Every designer and organization has different needs, and therefore different processes. The process outlined here is based on Lean UX, which emphasizes rapid, iterative UX phases, placing a heavy focus on team collaboration, user input, and measurable results. Functions overlap, allowing designers and developers to work together from the very start. This process is quick, efficient, accurate, precise, and adaptive. It is custom-tailored to each project, allowing it to yield high quality UX in any circumstance, when applied correctly.
The process outlined here is based on Lean UX, which emphasizes rapid, iterative UX phases, placing a heavy focus on team collaboration, user input, and measurable results.
This is a look at my personal UX process, which I brought to HubSpot and have been evolving ever since. It is based on Lean UX and can be tailored to fit any product or organization.
This phase sets the foundation for everything that comes after. While research is often skipped in traditional design processes due to time our resource constraints, this process asserts that it is fundamental to the success of the design.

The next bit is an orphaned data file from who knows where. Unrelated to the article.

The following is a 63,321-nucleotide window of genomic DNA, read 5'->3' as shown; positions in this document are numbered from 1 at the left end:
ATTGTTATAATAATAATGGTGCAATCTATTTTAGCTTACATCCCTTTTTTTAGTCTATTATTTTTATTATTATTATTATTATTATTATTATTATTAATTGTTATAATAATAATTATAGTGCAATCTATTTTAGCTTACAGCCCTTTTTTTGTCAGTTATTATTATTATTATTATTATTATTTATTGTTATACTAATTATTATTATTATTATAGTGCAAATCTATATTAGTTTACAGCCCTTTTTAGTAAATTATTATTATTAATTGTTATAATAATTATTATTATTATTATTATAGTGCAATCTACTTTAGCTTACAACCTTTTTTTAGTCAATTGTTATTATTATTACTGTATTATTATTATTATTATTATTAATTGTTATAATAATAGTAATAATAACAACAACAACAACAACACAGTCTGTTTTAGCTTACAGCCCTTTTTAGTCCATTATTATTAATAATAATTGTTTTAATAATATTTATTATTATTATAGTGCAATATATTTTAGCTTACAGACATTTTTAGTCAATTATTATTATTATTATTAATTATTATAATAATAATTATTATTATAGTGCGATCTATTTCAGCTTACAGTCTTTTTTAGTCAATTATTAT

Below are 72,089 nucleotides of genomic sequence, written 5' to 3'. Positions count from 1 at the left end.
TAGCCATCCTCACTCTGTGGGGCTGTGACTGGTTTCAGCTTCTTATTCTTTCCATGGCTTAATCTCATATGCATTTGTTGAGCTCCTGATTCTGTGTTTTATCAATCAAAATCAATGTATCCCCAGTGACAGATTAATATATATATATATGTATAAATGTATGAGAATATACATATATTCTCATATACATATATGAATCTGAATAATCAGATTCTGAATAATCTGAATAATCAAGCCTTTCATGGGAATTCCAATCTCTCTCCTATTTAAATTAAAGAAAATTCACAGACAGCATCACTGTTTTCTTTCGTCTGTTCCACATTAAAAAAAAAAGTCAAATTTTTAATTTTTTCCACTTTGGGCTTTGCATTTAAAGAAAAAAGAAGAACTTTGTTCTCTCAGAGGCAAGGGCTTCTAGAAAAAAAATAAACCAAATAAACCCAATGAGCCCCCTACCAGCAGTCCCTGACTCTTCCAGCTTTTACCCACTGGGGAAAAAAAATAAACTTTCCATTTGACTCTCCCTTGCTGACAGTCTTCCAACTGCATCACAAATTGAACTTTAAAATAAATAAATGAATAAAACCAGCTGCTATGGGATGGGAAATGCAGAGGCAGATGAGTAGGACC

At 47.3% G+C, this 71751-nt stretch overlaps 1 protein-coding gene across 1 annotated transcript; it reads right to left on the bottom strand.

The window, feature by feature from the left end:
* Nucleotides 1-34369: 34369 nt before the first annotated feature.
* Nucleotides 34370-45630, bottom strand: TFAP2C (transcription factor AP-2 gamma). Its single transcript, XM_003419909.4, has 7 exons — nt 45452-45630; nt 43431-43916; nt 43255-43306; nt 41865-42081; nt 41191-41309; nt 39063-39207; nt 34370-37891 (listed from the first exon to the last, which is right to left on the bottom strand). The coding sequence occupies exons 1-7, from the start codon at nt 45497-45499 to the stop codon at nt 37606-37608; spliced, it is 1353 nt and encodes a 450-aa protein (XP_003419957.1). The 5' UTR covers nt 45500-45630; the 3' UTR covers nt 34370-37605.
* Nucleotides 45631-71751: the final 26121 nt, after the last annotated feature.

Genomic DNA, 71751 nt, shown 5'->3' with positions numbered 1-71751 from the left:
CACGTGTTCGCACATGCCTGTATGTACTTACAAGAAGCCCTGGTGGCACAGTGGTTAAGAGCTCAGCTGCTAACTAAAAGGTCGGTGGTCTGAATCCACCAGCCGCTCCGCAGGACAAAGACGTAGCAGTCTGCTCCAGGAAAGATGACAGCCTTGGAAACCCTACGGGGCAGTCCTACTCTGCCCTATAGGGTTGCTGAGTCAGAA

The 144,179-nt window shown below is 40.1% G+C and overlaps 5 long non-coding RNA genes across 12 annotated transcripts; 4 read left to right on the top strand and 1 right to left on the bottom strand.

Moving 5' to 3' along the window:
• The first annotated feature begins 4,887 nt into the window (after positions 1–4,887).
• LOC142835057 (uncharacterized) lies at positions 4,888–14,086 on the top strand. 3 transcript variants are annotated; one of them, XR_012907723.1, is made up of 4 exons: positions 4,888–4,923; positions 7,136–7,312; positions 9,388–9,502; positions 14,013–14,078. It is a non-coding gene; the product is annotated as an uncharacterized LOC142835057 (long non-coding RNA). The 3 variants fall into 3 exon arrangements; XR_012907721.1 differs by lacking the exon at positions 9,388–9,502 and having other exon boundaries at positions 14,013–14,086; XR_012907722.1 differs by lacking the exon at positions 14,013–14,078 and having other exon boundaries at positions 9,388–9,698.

A User Flow is a visual representation of a user’s path to complete tasks within a product. It includes origin and termination points, steps, decision points, interaction points, and more. I designed this particular user flow for a large, high impact web app. You’ll notice three primary flows and two secondary flows, all of which are broken out by persona.
An Ecosystem Map helps to lay out a site or company’s digital properties in a way that clearly illustrates their purpose and the connections between them. This allows stakeholders to visualize the project in full context and develop a built-out strategy. I created these Ecosystem Maps for a high impact landing page project with a major marketing component.